What is one thing that will make the difference in your relationship with kids, how much they learn from you, and your level of happiness?
The ability to connect with your kids.
When kids feel you value them and care about them as human beings, they are more likely to listen to you and learn from you. Forming a connection with kids is not as difficult and time-consuming as most people imagine.
I’ve pulled together fifty ideas from positive psychology and neuroscience research that you can do today to create and nurture that connection.
- Look into kids’ eyes and smile.
- Pretend that their high five is so powerful it nearly knocked you over.
- Slow down and do the next activity at the kids’ pace.
- Gently rest your hand on a child’s back when you are looking at the same book.
- Let go of how you thought it was going to be.
- Give a compliment.
- Use puppets to get your point across even if it feels foolish at first.
- Defer to their decision when possible.
- Do yoga poses together. Research shows that synchronized movement creates bonding.
- Take time to have a long conversation.
- Seek to understand their emotions.
- Sing your request in an opera style voice.
- Pay attention to kids’ interests and take time to learn more together.
- Laugh at their jokes.
- Make an activity jar.
- Squeeze their shoulder gently when they are standing in front of you to show that they have your full attention.
- Before replying, pause and consider if a kinder response is possible.
- Disagree respectfully: “I see it differently because…”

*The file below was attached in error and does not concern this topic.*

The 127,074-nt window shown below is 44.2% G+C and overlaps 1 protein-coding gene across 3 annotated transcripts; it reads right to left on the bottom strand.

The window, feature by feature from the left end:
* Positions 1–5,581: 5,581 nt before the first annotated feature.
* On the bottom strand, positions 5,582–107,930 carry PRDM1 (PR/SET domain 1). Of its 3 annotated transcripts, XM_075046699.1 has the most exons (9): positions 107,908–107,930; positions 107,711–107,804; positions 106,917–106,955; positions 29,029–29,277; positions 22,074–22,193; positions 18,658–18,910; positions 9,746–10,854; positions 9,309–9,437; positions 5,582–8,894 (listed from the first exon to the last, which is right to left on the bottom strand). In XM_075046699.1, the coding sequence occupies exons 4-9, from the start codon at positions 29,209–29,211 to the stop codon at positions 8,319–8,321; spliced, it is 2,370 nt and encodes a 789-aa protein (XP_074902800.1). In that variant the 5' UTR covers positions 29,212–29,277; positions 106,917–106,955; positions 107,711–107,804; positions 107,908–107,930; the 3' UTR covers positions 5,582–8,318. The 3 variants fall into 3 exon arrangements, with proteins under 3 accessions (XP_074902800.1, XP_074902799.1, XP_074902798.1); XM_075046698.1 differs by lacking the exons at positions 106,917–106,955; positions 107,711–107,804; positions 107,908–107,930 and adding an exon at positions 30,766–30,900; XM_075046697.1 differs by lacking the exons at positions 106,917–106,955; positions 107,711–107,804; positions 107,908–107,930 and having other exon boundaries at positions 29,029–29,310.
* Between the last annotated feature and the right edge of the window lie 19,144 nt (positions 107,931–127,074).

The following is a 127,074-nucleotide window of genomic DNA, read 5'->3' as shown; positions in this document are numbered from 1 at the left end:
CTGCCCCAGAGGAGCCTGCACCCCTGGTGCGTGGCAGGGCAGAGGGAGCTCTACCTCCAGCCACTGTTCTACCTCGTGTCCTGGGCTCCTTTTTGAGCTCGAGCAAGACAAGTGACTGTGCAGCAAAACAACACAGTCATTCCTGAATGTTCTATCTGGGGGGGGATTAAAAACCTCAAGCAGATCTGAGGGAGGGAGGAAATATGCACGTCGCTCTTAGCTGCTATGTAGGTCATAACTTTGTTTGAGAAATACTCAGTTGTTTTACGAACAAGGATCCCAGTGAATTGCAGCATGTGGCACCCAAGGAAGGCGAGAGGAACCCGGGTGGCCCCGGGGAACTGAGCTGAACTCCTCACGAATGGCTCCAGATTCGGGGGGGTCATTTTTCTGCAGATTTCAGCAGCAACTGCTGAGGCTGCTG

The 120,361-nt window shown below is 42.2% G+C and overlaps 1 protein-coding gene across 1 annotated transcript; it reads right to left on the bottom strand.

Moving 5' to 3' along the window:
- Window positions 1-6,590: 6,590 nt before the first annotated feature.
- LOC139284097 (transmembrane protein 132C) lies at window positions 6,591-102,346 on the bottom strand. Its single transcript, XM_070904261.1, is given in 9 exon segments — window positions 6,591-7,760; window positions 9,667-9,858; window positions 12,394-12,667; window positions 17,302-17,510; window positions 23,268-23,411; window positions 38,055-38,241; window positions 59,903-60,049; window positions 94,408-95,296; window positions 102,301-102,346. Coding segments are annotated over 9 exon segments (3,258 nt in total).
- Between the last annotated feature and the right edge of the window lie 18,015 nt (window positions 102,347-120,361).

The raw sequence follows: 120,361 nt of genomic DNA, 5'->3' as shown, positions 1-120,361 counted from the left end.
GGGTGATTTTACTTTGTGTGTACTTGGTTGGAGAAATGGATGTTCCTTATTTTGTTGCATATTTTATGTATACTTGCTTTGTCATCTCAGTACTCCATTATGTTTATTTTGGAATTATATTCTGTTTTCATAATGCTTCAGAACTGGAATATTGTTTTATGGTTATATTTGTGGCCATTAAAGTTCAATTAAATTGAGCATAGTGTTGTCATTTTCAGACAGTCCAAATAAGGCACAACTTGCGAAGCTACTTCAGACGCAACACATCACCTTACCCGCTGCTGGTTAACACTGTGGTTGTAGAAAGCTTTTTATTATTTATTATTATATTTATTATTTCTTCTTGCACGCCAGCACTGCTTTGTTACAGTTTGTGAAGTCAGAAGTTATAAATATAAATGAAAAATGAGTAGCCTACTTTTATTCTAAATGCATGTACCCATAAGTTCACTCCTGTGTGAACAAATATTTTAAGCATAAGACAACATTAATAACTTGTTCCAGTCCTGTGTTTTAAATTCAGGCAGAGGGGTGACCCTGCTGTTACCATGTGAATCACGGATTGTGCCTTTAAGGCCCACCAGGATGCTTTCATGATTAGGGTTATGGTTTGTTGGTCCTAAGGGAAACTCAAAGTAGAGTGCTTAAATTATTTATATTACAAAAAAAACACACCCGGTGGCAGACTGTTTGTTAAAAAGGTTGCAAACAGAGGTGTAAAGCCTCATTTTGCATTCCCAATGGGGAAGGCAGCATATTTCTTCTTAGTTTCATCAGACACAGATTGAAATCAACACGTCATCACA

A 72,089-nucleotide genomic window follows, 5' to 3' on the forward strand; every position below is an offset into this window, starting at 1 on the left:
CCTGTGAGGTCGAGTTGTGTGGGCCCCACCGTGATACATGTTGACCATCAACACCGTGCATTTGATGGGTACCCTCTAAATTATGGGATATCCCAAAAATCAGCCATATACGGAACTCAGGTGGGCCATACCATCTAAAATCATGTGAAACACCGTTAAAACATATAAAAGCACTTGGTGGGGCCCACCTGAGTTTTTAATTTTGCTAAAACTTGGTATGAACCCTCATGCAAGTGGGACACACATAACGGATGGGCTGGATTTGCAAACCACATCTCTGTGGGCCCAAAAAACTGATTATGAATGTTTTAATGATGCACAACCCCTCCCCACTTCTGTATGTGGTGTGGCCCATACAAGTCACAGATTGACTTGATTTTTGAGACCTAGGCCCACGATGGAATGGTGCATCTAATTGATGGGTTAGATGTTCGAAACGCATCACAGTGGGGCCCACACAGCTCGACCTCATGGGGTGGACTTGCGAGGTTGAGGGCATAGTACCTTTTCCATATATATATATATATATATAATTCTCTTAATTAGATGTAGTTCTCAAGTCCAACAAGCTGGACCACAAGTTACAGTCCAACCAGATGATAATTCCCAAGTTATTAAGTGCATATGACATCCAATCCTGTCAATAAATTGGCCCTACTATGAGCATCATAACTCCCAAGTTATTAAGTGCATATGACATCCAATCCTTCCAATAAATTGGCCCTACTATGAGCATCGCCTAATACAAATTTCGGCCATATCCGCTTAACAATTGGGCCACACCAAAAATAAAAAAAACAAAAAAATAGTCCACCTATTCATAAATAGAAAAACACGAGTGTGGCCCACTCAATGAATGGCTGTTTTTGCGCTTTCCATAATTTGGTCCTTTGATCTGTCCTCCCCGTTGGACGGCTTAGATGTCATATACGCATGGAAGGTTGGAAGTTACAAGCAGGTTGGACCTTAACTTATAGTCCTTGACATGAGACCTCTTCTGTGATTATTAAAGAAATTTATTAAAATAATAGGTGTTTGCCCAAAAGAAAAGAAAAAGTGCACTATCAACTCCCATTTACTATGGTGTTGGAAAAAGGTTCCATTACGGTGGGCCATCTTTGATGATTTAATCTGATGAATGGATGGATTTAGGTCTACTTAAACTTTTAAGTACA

- Use meaningful praise (101 alternatives to “good job”)
- Acknowledge things that go right.
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21. I’m glad you are here.
22. I believe in you.
23. I know you can do it.
24. I like talking to you.
25. I’m proud of you.
26. You’ve got a big heart.
27. You have a lot of grit.
28. I’m curious about what you are thinking.
29. I enjoyed teaching you x, y, x today.
30. Tell me more about … [insert: kids’ interests, hobbies, aspirations].
31. What does your instinct tell you?
32. Why do you think this happened?
33. So, then, how did you feel about that?
34. Share a story from their past learning adventures.
35. Listen to kids and surprise them later by showing that you remember what they told you.
36. Use humor, tell a joke, chuckle at yourself.
37. Use a kind voice.
38. Take care of their needs and be consistent.
39. Refrain from offering solutions.
40. Play with kids, join in their play, or ask them to play with you.
41. Give them your full attention.
42. Act silly: jump as high you can, and invite kids to do the same.
43. Make a big deal of their accomplishments.
48. On their side.
49. Available when they need you, not when you’re done with your agenda.
50. Their greatest cheerleader!